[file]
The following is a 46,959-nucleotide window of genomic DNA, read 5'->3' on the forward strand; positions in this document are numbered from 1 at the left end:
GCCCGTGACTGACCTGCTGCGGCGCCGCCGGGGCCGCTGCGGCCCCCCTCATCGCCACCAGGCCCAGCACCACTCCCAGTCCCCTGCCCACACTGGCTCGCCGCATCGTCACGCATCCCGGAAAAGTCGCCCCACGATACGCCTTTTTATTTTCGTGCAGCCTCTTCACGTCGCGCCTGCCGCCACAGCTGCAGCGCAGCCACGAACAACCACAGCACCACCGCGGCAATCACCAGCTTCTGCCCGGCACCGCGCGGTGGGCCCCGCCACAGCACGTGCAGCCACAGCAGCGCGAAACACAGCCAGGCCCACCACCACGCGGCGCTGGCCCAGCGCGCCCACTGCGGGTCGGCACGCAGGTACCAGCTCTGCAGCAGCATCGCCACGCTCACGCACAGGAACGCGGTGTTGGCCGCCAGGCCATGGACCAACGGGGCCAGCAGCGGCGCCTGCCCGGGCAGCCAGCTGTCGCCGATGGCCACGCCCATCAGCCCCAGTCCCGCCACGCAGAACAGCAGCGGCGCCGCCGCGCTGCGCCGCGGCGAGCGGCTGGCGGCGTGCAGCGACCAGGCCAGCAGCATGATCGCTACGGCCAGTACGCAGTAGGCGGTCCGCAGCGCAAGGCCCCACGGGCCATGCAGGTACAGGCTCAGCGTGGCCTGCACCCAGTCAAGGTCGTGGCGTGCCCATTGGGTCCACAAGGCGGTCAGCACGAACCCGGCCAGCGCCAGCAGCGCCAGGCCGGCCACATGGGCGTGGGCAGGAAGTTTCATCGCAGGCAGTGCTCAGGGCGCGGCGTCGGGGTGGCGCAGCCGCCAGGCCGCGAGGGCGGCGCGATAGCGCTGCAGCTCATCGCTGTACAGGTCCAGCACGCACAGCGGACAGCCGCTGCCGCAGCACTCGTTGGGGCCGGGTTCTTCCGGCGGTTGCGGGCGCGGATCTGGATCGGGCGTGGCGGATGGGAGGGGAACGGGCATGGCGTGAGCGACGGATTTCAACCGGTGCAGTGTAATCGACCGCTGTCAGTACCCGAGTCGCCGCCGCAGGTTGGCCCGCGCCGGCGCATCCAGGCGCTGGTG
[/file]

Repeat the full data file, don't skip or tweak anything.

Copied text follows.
The following is a 46,959-nucleotide window of genomic DNA, read 5'->3' on the forward strand; positions in this document are numbered from 1 at the left end:
GCCCGTGACTGACCTGCTGCGGCGCCGCCGGGGCCGCTGCGGCCCCCCTCATCGCCACCAGGCCCAGCACCACTCCCAGTCCCCTGCCCACACTGGCTCGCCGCATCGTCACGCATCCCGGAAAAGTCGCCCCACGATACGCCTTTTTATTTTCGTGCAGCCTCTTCACGTCGCGCCTGCCGCCACAGCTGCAGCGCAGCCACGAACAACCACAGCACCACCGCGGCAATCACCAGCTTCTGCCCGGCACCGCGCGGTGGGCCCCGCCACAGCACGTGCAGCCACAGCAGCGCGAAACACAGCCAGGCCCACCACCACGCGGCGCTGGCCCAGCGCGCCCACTGCGGGTCGGCACGCAGGTACCAGCTCTGCAGCAGCATCGCCACGCTCACGCACAGGAACGCGGTGTTGGCCGCCAGGCCATGGACCAACGGGGCCAGCAGCGGCGCCTGCCCGGGCAGCCAGCTGTCGCCGATGGCCACGCCCATCAGCCCCAGTCCCGCCACGCAGAACAGCAGCGGCGCCGCCGCGCTGCGCCGCGGCGAGCGGCTGGCGGCGTGCAGCGACCAGGCCAGCAGCATGATCGCTACGGCCAGTACGCAGTAGGCGGTCCGCAGCGCAAGGCCCCACGGGCCATGCAGGTACAGGCTCAGCGTGGCCTGCACCCAGTCAAGGTCGTGGCGTGCCCATTGGGTCCACAAGGCGGTCAGCACGAACCCGGCCAGCGCCAGCAGCGCCAGGCCGGCCACATGGGCGTGGGCAGGAAGTTTCATCGCAGGCAGTGCTCAGGGCGCGGCGTCGGGGTGGCGCAGCCGCCAGGCCGCGAGGGCGGCGCGATAGCGCTGCAGCTCATCGCTGTACAGGTCCAGCACGCACAGCGGACAGCCGCTGCCGCAGCACTCGTTGGGGCCGGGTTCTTCCGGCGGTTGCGGGCGCGGATCTGGATCGGGCGTGGCGGATGGGAGGGGAACGGGCATGGCGTGAGCGACGGATTTCAACCGGTGCAGTGTAATCGACCGCTGTCAGTACCCGAGTCGCCGCCGCAGGTTGGCCCGCGCCGGCGCATCCAGGCGCTGGTG